Although this anthology is focused on Middle English, it is of course important to keep in mind that English was by no means the only language spoken in medieval England. This point is very clearly illustrated by the trilingual Psalter included in this anthology, which combines Latin, Hebrew and French. The lyric known as “Le fiz marie, cil ke tut le munde fist,” which blends French and English, and the lyric known as “Syng I wolde,” which blends Latin and English, both speak to rich traditions of multilingualism.
Several of the works included in this anthology were translations from French; these include the Ayenbite of Inwyt (c. 1340) which was a translation of a late thirteenth century French guide known as the Somme le roi. Sir Orfeo, one of the best-known of the Middle English Breton lays, may have also originated as a French work. And several of the texts in this anthology circulated in a variety of other languages; this includes Ancrene Wisse, Mandeville’s Travel’s, both of which circulated in Latin and French versions. Works such as these offer a glimpse into the wide range of voices, dialects and languages that made up the cultural fabric of medieval England.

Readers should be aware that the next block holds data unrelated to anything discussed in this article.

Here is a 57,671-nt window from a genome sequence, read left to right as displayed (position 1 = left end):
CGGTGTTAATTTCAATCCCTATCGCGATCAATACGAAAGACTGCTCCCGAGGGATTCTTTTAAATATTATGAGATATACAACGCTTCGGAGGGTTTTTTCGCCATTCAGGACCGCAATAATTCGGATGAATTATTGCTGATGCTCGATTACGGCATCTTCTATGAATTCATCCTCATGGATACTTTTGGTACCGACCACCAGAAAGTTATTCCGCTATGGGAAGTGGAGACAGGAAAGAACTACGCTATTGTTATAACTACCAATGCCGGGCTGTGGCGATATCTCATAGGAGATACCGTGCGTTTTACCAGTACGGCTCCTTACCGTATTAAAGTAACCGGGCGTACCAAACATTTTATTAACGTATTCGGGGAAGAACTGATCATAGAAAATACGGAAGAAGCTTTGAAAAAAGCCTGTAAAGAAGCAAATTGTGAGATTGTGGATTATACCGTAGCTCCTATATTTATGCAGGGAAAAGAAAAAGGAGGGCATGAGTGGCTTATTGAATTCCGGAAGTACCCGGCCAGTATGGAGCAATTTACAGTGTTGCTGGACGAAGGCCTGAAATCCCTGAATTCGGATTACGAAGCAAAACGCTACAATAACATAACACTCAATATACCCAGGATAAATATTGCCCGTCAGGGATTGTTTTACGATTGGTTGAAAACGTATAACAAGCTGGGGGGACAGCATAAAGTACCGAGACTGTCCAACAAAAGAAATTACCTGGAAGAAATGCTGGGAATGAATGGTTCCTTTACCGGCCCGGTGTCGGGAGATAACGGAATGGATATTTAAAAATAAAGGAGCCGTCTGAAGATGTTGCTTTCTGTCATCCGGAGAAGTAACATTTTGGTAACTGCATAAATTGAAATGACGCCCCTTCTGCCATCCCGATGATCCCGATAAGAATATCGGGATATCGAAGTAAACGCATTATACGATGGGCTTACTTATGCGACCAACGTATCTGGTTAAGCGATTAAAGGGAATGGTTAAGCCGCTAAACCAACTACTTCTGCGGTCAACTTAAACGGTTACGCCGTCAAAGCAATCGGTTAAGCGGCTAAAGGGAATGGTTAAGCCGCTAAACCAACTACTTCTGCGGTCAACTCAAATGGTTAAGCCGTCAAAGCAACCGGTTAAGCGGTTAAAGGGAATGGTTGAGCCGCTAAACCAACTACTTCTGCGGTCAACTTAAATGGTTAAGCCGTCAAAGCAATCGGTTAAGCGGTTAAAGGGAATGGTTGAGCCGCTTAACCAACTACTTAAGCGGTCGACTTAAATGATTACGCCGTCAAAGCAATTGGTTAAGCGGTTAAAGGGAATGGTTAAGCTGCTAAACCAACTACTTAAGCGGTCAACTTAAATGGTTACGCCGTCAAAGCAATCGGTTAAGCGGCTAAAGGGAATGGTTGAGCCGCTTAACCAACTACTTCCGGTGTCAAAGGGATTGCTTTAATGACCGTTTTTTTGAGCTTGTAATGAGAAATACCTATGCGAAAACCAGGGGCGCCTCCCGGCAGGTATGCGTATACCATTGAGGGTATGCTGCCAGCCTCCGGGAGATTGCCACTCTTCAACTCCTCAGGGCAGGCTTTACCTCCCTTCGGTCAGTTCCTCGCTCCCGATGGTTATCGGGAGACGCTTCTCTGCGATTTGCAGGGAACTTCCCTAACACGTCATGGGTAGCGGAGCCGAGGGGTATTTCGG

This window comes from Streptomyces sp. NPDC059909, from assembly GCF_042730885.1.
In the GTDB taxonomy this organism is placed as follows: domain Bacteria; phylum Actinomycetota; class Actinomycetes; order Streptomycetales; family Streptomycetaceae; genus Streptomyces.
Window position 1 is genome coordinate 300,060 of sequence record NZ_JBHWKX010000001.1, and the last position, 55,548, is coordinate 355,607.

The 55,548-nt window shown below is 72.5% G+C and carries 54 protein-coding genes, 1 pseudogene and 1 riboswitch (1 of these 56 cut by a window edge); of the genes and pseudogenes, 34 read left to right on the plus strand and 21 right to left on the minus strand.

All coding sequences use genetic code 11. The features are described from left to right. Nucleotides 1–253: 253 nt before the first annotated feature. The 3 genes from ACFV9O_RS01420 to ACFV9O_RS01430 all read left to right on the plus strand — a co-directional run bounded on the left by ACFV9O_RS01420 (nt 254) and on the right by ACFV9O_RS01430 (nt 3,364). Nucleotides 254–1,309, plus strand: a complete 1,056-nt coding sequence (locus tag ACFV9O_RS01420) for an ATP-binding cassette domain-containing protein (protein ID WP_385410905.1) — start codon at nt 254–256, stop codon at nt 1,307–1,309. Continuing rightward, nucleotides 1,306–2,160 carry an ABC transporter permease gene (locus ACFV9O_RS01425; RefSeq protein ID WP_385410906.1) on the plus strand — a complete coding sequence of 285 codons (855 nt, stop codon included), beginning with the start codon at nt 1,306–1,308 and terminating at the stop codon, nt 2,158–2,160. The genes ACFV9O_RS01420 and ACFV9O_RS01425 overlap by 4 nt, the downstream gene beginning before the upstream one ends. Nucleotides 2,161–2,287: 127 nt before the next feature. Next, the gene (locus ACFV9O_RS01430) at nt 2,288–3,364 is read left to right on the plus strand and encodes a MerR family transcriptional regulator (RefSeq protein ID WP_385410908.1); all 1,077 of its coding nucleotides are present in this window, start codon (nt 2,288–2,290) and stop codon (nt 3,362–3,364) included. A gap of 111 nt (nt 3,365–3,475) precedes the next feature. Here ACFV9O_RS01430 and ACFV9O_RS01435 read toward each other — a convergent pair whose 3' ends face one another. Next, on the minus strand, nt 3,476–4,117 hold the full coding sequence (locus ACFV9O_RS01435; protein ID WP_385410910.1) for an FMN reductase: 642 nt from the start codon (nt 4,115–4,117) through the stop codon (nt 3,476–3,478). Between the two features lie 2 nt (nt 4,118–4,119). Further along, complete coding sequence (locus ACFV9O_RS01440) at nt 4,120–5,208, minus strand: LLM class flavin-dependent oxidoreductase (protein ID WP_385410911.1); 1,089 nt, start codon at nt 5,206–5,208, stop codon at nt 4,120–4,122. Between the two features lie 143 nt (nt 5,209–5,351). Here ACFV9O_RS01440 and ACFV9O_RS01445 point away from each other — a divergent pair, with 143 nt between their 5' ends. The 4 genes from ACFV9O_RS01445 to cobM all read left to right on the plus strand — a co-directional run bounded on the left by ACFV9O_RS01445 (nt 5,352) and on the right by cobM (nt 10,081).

Krista A. Murchison, General Editor